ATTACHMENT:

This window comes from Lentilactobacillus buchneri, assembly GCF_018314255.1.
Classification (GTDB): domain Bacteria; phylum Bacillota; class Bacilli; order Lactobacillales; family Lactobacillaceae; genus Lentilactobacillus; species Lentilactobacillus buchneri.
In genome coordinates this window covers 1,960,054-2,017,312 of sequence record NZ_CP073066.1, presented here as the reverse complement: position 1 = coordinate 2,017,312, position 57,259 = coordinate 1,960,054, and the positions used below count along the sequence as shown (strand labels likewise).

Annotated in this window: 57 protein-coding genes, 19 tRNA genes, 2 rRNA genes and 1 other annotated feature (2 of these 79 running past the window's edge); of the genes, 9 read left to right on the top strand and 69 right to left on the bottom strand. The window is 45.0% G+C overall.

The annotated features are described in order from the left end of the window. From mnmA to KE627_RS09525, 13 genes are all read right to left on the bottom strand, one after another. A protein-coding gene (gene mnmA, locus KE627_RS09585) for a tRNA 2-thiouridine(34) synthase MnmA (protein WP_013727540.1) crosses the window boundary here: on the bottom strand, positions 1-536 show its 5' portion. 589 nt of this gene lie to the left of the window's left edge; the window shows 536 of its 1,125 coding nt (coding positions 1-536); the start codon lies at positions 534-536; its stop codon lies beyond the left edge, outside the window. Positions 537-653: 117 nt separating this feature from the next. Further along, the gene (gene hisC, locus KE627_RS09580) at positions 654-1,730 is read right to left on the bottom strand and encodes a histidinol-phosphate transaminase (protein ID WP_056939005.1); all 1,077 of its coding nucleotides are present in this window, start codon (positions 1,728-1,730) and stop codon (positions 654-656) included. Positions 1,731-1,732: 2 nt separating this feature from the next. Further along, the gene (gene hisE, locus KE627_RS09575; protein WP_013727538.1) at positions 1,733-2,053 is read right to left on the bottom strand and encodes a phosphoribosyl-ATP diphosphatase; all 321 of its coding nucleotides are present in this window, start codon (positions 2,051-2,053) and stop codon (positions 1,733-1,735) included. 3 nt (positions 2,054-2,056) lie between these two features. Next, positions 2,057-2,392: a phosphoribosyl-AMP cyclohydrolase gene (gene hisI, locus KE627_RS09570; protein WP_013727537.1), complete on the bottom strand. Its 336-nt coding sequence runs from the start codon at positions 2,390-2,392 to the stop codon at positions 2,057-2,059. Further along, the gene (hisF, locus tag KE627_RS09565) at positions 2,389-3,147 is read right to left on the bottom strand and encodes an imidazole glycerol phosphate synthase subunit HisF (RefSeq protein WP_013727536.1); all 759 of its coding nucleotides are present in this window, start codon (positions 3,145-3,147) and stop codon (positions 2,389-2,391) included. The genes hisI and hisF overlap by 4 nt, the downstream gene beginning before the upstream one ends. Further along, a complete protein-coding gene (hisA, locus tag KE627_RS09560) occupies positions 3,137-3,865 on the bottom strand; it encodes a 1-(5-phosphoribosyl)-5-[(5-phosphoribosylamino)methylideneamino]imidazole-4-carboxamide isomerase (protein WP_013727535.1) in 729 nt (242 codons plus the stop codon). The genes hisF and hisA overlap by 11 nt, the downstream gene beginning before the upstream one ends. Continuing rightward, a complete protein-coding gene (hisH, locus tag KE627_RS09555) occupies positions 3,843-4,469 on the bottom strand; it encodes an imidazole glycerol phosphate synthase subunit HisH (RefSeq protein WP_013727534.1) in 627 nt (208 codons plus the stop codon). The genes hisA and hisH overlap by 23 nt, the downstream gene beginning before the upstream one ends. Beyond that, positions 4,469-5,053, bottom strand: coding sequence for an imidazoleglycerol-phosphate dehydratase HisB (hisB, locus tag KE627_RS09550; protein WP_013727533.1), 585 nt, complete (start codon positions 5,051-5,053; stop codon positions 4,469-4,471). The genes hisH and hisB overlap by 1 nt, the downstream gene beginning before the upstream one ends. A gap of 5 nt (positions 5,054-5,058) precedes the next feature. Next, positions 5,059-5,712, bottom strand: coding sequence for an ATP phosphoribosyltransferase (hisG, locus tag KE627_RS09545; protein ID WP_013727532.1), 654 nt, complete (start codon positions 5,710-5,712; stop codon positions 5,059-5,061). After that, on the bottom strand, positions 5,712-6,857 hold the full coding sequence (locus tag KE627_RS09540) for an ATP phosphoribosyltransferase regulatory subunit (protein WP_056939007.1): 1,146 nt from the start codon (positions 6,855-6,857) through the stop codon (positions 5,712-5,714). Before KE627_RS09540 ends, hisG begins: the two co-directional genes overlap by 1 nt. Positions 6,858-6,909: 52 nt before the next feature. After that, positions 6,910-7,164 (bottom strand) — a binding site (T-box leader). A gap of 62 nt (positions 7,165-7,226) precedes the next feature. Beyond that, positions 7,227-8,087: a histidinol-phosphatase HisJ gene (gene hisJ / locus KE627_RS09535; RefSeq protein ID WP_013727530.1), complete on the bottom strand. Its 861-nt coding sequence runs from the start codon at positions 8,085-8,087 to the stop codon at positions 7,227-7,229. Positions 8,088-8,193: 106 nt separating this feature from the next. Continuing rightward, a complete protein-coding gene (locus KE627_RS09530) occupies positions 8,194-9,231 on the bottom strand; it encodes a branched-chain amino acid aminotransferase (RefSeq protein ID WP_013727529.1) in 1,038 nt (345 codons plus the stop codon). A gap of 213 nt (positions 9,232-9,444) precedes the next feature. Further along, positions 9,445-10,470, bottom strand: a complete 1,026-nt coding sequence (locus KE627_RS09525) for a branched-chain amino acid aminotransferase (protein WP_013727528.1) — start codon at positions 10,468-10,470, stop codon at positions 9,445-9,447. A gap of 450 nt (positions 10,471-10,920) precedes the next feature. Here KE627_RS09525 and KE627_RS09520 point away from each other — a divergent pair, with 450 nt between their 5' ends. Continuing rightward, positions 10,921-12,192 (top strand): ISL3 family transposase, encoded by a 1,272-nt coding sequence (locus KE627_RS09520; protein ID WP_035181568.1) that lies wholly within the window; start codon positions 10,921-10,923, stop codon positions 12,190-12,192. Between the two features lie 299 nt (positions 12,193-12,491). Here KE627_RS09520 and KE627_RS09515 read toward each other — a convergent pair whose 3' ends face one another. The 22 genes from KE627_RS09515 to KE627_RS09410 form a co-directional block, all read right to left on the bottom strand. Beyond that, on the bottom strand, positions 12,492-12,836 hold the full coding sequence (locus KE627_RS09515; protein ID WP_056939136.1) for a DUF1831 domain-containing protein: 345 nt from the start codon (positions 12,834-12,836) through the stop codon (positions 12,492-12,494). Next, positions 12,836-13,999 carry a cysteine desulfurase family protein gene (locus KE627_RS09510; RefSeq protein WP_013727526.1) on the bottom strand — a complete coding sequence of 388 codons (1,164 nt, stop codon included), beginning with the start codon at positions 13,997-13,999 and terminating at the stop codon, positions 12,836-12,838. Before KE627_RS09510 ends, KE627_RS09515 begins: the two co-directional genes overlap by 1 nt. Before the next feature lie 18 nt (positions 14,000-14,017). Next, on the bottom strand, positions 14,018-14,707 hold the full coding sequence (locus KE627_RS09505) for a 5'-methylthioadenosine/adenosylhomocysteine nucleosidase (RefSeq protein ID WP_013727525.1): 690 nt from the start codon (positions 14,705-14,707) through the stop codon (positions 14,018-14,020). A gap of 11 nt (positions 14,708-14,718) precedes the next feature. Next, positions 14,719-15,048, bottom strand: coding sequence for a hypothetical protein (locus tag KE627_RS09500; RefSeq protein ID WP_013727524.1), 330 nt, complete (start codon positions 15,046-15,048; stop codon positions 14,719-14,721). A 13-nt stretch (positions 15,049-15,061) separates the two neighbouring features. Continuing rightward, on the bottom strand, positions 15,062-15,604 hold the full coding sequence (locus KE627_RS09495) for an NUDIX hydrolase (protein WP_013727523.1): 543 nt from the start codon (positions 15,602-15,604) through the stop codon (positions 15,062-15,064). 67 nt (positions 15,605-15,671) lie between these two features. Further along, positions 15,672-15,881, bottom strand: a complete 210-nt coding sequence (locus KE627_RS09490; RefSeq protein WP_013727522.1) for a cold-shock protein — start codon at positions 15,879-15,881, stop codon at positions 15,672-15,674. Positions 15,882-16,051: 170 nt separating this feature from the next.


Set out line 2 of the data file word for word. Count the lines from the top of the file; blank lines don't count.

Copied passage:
Classification (GTDB): domain Bacteria; phylum Bacillota; class Bacilli; order Lactobacillales; family Lactobacillaceae; genus Lentilactobacillus; species Lentilactobacillus buchneri.